President Trump promised to nominate Supreme Court justices with judicial philosophies like that of Justice Antonin Scalia. He has kept that promise, perhaps no more faithfully than in his nomination of Amy Coney Barrett.
After graduating first in her class from Notre Dame Law School, Judge Barrett held two clerkships, the second of which was for Justice Scalia. She was greatly influenced by him.
And Justice Scalia would certainly be pleased by her nomination. He wanted the Court to move away from its activist role, to interpret the law, not make it. He described his hopes for a shift in a 2012 book he wrote with Bryan Garner, Reading Law: The Interpretation of Legal Texts:
“Our legal system” they wrote, “must regain a mooring it has lost: a generally agreed-on approach to the interpretation of legal texts…we must look for meaning in the governing text (the Constitution or a law passed by an elected legislature), ascribe to that text the meaning that it has borne from its inception, and reject judicial speculation…The descent into social rancor over judicial decisions is largely traceable to nontextual means of interpretation, which erode society’s confidence in a rule of law that evidently has no agreed-on meaning.”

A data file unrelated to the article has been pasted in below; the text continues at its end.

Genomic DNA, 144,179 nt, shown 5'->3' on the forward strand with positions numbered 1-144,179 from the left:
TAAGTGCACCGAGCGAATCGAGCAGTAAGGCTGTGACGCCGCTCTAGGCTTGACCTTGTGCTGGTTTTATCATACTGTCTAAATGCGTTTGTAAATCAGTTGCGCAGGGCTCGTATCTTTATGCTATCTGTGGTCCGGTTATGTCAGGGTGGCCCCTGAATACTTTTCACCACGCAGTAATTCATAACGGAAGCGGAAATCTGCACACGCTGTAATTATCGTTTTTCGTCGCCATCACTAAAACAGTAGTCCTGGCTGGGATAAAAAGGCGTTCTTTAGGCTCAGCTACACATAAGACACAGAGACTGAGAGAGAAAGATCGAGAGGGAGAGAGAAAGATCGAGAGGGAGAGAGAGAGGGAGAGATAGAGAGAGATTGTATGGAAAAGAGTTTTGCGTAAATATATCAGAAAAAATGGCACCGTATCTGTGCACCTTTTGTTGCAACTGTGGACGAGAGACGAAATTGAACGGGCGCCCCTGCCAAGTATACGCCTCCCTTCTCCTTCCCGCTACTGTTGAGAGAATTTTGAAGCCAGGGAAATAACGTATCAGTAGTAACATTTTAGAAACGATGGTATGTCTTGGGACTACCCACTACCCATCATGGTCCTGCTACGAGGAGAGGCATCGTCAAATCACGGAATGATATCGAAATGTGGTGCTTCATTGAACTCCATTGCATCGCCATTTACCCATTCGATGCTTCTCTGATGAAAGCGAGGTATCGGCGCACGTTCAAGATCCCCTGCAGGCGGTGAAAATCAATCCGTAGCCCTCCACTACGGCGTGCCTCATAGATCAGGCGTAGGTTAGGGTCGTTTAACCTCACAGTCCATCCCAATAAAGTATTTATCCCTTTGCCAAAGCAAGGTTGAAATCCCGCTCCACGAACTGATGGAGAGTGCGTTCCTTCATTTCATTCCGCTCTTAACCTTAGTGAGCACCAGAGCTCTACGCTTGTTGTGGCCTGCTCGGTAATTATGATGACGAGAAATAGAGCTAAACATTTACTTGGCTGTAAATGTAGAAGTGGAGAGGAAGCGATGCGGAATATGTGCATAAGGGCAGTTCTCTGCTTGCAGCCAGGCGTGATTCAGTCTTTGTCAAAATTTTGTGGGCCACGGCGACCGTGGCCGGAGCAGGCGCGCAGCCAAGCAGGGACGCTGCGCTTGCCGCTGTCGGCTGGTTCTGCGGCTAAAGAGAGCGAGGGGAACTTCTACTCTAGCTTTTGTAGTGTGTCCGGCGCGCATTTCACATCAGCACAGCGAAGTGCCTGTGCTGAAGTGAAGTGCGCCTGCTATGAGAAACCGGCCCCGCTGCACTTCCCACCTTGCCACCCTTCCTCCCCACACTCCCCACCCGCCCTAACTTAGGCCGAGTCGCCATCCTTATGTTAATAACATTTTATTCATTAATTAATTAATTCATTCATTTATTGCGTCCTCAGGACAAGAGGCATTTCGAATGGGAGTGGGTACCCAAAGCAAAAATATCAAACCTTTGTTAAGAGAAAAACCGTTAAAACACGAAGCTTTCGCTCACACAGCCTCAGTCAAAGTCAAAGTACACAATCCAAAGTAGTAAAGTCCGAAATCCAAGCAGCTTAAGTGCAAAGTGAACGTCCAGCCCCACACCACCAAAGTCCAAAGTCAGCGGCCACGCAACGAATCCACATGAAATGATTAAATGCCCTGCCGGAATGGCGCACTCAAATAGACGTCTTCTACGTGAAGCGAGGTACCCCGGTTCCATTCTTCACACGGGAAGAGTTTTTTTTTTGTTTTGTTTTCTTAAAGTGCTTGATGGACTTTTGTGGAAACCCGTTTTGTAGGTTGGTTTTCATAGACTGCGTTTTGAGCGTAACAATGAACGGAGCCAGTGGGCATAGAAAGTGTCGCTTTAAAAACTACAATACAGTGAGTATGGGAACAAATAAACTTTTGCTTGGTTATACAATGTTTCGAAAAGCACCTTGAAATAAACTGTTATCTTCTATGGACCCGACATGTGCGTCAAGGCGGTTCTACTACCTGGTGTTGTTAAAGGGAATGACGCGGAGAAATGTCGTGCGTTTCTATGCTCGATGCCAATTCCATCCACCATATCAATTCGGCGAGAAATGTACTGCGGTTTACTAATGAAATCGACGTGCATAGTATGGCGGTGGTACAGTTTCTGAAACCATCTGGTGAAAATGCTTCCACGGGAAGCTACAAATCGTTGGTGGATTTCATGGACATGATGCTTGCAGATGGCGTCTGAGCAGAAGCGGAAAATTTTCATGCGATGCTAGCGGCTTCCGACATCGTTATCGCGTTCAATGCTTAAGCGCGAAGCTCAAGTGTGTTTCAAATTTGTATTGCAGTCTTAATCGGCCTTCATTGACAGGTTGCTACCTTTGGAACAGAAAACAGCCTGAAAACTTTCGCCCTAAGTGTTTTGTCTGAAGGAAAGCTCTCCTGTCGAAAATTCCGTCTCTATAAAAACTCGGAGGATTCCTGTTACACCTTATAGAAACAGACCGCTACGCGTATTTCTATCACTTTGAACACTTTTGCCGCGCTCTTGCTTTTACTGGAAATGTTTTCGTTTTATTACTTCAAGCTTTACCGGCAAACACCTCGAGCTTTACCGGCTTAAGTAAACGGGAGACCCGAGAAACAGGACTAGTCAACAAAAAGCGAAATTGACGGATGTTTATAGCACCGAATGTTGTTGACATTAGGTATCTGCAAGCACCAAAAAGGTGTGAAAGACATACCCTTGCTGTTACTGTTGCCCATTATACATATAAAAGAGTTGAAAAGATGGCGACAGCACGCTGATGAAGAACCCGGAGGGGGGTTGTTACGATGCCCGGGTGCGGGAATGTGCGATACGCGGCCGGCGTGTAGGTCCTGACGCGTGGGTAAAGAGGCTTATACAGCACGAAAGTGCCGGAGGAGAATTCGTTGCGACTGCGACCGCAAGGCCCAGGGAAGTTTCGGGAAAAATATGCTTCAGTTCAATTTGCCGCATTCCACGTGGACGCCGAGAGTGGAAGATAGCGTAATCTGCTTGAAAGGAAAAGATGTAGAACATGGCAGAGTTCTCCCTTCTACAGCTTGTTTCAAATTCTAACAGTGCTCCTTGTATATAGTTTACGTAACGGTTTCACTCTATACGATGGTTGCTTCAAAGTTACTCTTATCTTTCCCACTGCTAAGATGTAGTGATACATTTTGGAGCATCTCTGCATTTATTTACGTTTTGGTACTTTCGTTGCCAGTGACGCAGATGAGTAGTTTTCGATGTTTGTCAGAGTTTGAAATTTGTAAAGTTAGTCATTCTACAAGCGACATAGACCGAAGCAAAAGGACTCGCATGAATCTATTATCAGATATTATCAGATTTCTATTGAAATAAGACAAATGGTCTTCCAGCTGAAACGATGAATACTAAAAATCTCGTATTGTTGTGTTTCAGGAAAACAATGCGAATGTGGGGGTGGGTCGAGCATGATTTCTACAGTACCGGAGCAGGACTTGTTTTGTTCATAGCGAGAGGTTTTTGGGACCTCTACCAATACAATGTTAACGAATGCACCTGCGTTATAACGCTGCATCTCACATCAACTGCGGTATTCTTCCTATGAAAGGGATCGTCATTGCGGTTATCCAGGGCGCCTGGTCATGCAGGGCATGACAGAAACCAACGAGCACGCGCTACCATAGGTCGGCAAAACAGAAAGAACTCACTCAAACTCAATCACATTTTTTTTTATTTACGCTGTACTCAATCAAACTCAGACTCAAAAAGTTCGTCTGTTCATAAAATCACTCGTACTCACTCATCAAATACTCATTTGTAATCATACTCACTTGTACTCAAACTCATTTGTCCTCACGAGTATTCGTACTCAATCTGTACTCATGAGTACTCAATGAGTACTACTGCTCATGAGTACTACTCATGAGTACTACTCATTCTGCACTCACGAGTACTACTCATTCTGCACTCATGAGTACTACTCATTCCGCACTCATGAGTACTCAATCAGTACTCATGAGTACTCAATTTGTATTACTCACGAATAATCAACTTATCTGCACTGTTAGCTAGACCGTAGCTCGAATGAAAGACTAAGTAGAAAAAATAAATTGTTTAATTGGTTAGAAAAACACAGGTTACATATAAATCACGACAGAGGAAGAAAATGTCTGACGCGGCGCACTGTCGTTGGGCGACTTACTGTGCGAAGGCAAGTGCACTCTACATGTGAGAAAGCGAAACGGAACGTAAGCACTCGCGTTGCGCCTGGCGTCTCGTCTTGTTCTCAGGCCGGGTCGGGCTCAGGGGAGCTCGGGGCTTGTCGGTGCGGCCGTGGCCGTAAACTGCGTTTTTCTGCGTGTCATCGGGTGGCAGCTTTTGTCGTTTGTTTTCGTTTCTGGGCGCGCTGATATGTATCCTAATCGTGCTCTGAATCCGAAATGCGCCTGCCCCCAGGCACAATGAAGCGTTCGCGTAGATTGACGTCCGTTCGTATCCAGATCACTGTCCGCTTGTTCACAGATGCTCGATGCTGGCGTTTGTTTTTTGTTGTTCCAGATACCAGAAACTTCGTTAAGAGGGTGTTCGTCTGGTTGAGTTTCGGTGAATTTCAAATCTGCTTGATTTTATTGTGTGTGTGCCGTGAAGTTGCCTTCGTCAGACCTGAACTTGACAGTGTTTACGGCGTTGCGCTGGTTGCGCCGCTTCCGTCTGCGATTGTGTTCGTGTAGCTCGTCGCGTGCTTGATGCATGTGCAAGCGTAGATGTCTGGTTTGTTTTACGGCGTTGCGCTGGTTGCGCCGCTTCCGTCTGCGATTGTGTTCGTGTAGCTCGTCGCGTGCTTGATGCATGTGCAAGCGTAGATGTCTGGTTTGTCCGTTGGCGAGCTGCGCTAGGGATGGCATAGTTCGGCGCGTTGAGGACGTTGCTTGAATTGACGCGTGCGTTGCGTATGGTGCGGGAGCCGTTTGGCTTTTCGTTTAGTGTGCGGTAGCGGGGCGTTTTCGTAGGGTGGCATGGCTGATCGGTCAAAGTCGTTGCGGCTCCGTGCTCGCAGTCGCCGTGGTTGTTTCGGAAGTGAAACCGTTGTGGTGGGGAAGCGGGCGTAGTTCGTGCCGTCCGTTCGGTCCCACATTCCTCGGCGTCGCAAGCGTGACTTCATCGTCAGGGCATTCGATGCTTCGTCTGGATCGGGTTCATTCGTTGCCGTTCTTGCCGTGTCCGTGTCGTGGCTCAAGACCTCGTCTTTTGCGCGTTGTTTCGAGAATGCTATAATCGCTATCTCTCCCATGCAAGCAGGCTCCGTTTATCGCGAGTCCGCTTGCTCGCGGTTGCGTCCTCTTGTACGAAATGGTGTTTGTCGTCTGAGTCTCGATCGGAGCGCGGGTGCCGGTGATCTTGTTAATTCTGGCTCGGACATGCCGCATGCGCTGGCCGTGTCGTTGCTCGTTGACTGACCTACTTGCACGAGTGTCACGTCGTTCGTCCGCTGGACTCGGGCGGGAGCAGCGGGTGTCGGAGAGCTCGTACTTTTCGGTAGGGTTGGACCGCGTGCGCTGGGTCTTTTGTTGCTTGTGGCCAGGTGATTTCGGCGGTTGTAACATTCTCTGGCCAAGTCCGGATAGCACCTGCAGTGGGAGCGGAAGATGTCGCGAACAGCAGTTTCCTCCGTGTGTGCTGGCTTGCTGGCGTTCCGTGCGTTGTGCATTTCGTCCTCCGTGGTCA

Judge Barrett, like Justice Scalia, rejects the view that has often characterized the courts in recent decades, that the Constitution is a living document that they can and should reinterpret in light of the times.
That view took prayer and Bible-reading out of schools. It brought us the Roe v. Wade decision on abortion. It has dismantled many of our freedoms and opened the definition of marriage to include same sex-couples.
Only last year, in the Bostock decision, the Court included gender identity in the definition of sex for employment decisions.
Of Justice Scalia, Judge Barrett said, “his judicial philosophy is mine too.” When she becomes Justice Barrett, we still won’t like every decision. But the shift will be a gamechanger.